To demonstrate what's been described in this tutorial I loaded two identical sprites of a pink monster from DOOM(drawn by myself) into their respective sprite objects. I stretched each sprite(simply by assigning new values to the sprite objects) differently. One monster is taller than it should be and another one is wider than it should be(use the original BMP as reference).

To make things more exciting I decided to spin each monster at different speeds around the center of the screen in clock-wise direction. I'm not locking the frame rate to anything so they can spin pretty fast on your computer if you have a resonably fast system. In best case your DirectX hardware will vsync the frame rate and it'll look smooth.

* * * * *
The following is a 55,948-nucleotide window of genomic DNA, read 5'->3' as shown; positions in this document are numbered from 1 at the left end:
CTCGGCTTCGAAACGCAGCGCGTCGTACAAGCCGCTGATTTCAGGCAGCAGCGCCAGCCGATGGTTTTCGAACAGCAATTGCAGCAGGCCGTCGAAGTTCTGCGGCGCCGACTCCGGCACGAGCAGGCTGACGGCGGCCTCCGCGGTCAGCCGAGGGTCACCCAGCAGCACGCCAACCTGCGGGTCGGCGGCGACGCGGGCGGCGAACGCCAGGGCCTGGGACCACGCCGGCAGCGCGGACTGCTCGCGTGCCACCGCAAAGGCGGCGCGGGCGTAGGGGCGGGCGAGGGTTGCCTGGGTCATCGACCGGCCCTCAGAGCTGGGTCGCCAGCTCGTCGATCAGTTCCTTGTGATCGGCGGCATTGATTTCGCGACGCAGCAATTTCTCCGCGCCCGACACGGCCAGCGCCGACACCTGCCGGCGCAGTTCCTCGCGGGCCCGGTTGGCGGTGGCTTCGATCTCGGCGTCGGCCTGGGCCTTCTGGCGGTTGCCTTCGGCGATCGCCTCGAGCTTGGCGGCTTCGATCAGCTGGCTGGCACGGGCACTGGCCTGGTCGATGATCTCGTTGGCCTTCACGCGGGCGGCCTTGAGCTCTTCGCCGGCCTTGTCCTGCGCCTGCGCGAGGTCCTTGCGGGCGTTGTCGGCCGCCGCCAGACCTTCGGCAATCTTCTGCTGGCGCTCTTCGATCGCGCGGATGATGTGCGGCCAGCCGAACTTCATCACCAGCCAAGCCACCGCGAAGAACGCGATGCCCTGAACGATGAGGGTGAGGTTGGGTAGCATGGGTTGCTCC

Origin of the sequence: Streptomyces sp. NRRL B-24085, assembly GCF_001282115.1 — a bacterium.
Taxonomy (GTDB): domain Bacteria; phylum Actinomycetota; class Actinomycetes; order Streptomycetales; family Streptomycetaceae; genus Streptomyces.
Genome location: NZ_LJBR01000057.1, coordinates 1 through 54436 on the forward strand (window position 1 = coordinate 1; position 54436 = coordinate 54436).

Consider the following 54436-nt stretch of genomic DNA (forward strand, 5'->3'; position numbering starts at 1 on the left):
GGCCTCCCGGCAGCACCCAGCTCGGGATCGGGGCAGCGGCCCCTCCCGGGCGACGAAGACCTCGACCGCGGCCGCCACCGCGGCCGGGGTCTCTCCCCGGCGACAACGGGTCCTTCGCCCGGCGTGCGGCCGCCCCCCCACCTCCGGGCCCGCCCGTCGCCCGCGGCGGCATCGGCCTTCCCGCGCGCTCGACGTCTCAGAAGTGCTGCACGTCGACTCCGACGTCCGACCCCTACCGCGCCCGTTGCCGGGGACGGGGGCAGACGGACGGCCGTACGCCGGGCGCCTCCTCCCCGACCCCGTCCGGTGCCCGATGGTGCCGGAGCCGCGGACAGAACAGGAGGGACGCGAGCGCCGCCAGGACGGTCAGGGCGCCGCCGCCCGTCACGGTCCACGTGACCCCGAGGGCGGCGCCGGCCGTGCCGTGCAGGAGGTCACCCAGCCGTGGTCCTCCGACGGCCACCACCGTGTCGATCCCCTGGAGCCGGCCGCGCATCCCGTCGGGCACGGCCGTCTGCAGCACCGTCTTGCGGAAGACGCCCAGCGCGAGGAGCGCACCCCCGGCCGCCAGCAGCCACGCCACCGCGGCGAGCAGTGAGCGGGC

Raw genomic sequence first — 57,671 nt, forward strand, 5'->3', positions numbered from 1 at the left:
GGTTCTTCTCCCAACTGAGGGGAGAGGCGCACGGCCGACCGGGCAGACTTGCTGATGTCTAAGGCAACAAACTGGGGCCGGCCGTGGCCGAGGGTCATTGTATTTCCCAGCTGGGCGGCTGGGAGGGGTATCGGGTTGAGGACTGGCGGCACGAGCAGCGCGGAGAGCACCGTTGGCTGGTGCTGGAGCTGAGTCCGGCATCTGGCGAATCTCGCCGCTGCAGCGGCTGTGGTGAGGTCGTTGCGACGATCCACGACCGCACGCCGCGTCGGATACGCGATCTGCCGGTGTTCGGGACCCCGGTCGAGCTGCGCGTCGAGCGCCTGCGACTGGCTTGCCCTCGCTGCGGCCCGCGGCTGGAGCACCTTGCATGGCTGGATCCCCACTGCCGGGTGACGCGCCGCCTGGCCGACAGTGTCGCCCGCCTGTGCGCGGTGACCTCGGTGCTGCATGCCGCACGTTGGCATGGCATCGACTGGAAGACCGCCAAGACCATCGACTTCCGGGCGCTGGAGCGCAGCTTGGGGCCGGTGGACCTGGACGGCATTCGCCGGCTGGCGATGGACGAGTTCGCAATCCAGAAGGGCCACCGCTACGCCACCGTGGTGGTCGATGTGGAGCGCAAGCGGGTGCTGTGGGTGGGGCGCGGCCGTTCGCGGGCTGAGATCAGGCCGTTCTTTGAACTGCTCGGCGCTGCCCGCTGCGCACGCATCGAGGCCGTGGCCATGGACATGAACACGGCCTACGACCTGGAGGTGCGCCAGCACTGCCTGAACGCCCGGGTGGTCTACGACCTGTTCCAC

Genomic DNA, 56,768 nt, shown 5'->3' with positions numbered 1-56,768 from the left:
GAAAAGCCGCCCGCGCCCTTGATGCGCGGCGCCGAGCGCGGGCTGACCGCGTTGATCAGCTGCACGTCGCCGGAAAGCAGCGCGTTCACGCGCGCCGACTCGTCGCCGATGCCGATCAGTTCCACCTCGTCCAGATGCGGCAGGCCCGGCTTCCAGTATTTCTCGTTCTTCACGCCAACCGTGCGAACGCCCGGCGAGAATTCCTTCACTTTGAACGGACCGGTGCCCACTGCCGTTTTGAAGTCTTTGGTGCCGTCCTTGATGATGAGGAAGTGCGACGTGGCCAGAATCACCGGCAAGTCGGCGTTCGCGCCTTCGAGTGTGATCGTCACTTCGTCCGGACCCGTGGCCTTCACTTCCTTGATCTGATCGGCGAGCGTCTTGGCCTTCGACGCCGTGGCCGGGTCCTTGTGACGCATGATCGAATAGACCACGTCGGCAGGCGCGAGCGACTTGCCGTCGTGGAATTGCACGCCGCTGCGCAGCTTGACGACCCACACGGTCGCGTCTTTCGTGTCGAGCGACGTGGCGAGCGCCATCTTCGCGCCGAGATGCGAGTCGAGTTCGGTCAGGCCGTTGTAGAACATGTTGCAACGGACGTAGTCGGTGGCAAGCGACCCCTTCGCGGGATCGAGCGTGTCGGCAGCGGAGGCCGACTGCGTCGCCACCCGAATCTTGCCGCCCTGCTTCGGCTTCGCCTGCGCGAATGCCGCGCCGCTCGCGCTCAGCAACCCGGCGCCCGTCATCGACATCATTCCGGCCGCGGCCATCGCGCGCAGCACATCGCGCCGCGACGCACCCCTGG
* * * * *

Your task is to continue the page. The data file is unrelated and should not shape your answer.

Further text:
The source code has a goodie for you: a simple math library(secluded in math.h and math.cpp) responsible for spinning the monsters. It includes some sin and cos declarations and creates a sin-cos look-up table. This can be useful for many things especially in video games. And I've just wanted to demonstrate one of them which is rotating. Simply for fun.